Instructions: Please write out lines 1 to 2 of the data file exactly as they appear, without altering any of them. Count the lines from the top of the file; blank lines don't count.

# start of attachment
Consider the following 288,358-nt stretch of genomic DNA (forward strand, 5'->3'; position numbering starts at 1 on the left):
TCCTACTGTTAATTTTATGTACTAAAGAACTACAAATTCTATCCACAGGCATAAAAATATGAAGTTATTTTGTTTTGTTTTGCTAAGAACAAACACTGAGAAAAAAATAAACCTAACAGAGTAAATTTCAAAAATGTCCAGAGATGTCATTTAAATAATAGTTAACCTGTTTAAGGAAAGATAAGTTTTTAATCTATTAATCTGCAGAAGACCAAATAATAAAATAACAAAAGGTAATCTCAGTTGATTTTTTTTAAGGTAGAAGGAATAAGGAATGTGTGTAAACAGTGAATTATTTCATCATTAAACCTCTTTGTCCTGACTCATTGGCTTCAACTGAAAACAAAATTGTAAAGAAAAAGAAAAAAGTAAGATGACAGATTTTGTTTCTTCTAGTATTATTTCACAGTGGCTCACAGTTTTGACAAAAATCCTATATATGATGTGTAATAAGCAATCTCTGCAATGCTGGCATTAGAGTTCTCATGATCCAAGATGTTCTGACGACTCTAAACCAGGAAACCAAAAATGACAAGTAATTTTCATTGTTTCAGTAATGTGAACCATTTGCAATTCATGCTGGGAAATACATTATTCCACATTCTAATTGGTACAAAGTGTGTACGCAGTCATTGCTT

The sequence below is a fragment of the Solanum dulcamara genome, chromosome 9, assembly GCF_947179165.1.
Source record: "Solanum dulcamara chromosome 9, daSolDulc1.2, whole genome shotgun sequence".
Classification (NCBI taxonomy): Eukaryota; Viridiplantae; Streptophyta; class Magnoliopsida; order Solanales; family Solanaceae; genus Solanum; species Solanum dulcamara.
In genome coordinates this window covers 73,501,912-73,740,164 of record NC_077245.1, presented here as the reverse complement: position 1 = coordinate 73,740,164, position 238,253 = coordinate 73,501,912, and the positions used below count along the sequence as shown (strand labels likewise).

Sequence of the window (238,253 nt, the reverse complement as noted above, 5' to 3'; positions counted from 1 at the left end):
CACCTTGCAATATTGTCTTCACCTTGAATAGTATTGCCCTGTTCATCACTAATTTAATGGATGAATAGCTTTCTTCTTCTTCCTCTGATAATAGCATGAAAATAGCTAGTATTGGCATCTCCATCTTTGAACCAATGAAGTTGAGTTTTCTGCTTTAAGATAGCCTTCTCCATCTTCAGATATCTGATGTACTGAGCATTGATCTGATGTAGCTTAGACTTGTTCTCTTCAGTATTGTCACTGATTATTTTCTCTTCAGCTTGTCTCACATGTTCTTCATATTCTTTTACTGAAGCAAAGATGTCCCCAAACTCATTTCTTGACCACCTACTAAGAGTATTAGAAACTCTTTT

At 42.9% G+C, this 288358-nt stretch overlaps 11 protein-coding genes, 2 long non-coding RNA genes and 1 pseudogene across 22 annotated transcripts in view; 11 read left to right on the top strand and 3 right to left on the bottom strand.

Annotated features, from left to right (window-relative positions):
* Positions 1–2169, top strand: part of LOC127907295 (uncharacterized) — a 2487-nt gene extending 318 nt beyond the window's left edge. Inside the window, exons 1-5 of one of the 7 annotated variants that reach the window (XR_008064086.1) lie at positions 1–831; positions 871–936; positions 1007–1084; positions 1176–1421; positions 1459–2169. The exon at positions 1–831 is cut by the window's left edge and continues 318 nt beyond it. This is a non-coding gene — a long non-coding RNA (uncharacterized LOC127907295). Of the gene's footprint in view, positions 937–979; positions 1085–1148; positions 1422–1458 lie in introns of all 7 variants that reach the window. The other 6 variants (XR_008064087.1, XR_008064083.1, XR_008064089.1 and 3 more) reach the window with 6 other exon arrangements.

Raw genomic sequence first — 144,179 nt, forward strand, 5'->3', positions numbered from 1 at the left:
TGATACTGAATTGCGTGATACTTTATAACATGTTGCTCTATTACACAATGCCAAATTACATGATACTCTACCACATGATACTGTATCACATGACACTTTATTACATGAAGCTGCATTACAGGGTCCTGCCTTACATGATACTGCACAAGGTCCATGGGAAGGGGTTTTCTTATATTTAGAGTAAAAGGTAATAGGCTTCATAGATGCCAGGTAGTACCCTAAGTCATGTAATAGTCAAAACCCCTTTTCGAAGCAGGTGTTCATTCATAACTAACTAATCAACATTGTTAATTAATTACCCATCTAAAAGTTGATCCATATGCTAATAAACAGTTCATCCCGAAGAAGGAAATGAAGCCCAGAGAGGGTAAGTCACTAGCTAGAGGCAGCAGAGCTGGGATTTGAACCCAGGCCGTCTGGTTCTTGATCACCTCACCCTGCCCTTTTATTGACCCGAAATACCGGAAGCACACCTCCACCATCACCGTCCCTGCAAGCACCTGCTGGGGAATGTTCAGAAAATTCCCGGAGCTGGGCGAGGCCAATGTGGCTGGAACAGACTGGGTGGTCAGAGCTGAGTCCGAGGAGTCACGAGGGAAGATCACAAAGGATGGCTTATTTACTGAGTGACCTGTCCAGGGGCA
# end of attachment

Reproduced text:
Consider the following 288,358-nt stretch of genomic DNA (forward strand, 5'->3'; position numbering starts at 1 on the left):
TCCTACTGTTAATTTTATGTACTAAAGAACTACAAATTCTATCCACAGGCATAAAAATATGAAGTTATTTTGTTTTGTTTTGCTAAGAACAAACACTGAGAAAAAAATAAACCTAACAGAGTAAATTTCAAAAATGTCCAGAGATGTCATTTAAATAATAGTTAACCTGTTTAAGGAAAGATAAGTTTTTAATCTATTAATCTGCAGAAGACCAAATAATAAAATAACAAAAGGTAATCTCAGTTGATTTTTTTTAAGGTAGAAGGAATAAGGAATGTGTGTAAACAGTGAATTATTTCATCATTAAACCTCTTTGTCCTGACTCATTGGCTTCAACTGAAAACAAAATTGTAAAGAAAAAGAAAAAAGTAAGATGACAGATTTTGTTTCTTCTAGTATTATTTCACAGTGGCTCACAGTTTTGACAAAAATCCTATATATGATGTGTAATAAGCAATCTCTGCAATGCTGGCATTAGAGTTCTCATGATCCAAGATGTTCTGACGACTCTAAACCAGGAAACCAAAAATGACAAGTAATTTTCATTGTTTCAGTAATGTGAACCATTTGCAATTCATGCTGGGAAATACATTATTCCACATTCTAATTGGTACAAAGTGTGTACGCAGTCATTGCTT